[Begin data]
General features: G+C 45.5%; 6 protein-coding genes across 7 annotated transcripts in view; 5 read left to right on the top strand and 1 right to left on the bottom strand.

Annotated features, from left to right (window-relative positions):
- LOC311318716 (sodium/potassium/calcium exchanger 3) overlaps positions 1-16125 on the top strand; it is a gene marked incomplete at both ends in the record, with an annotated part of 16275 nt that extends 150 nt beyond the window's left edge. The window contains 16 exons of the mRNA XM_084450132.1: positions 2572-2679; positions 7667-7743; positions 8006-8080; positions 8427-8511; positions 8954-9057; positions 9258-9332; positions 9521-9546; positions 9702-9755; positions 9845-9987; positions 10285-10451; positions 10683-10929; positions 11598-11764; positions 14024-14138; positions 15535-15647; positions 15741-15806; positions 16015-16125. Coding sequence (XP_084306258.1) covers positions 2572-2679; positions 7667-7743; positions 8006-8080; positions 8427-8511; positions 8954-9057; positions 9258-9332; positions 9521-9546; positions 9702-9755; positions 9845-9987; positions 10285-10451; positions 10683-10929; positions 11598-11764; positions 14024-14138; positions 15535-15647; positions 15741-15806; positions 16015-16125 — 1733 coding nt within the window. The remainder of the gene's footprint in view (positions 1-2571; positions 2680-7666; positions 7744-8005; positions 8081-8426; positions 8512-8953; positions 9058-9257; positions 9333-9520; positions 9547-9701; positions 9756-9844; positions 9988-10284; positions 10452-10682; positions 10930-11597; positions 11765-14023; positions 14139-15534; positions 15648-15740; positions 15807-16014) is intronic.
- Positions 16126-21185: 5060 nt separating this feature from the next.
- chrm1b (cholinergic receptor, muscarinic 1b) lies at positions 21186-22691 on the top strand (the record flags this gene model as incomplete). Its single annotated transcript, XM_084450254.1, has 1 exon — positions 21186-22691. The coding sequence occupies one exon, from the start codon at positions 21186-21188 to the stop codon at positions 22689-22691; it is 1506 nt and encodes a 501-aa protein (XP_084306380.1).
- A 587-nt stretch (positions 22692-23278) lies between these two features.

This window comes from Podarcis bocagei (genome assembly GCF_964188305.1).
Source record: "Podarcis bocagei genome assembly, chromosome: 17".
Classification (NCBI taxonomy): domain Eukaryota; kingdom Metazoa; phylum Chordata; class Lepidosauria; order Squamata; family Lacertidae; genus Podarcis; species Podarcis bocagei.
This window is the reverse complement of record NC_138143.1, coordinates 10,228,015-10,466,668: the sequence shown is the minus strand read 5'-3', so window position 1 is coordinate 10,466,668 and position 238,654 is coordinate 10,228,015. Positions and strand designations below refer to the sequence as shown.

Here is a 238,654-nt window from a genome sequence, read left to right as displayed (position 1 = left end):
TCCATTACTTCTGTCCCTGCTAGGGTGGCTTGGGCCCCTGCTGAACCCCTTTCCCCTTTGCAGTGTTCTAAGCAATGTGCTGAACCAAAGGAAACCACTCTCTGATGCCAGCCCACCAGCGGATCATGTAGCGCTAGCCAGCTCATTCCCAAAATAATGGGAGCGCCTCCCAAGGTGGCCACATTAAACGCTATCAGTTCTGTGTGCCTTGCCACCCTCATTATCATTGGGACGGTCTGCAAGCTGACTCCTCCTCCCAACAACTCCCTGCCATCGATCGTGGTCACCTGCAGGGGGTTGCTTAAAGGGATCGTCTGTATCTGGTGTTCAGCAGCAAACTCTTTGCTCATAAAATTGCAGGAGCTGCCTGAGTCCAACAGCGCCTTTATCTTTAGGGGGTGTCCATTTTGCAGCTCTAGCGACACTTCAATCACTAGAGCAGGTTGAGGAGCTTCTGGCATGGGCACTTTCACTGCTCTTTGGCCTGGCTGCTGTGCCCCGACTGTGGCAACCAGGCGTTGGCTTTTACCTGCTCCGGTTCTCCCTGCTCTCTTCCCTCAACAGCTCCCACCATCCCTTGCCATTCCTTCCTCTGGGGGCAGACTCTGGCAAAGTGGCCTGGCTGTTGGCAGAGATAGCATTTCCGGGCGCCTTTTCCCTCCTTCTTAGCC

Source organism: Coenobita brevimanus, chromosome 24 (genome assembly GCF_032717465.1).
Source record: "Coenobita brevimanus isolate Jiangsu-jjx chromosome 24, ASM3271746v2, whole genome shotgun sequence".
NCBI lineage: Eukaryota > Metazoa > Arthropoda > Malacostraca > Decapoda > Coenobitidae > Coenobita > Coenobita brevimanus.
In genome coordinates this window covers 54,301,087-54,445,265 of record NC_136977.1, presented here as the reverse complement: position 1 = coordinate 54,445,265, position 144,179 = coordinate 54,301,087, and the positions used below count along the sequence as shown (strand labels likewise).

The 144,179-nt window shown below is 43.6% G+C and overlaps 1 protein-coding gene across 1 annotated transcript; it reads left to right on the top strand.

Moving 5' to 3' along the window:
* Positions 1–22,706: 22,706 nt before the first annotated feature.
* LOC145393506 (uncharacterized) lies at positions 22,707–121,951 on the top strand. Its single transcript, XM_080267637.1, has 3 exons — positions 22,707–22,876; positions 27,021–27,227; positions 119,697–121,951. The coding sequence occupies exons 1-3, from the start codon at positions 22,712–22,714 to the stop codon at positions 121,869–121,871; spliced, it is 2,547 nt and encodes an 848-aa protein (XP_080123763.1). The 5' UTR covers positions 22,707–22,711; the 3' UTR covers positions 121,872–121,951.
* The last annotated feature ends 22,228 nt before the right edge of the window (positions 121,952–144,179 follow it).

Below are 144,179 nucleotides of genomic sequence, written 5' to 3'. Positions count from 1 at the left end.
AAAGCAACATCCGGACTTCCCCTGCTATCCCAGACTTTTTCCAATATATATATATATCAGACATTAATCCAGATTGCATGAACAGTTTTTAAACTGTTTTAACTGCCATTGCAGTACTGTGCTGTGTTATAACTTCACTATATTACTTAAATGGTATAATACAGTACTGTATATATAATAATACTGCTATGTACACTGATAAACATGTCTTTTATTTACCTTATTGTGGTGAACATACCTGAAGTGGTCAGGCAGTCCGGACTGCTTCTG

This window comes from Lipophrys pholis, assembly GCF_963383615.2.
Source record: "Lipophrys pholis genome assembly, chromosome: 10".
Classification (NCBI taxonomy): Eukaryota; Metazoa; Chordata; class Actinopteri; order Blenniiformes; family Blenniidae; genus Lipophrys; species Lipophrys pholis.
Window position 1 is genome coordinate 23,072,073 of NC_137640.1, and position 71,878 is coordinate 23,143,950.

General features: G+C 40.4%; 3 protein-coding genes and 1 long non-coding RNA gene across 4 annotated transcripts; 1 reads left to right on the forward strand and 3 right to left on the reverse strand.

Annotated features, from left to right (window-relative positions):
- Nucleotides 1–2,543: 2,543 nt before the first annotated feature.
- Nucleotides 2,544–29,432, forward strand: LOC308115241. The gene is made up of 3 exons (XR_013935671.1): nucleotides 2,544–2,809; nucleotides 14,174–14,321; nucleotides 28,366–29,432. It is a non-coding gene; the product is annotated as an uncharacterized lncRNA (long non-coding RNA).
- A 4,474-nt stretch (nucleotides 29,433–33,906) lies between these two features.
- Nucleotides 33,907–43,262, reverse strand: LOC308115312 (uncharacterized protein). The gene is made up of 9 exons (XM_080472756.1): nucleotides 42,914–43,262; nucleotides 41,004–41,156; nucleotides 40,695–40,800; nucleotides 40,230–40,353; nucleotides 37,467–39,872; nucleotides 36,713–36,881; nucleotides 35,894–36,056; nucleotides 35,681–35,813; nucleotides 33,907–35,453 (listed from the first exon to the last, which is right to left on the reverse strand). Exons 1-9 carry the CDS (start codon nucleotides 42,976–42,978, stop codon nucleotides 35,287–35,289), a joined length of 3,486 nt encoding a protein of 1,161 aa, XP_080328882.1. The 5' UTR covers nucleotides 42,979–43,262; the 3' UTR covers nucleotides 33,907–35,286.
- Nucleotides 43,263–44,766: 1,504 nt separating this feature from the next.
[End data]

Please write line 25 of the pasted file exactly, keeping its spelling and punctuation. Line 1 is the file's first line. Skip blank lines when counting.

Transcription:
Source record: "Lipophrys pholis genome assembly, chromosome: 10".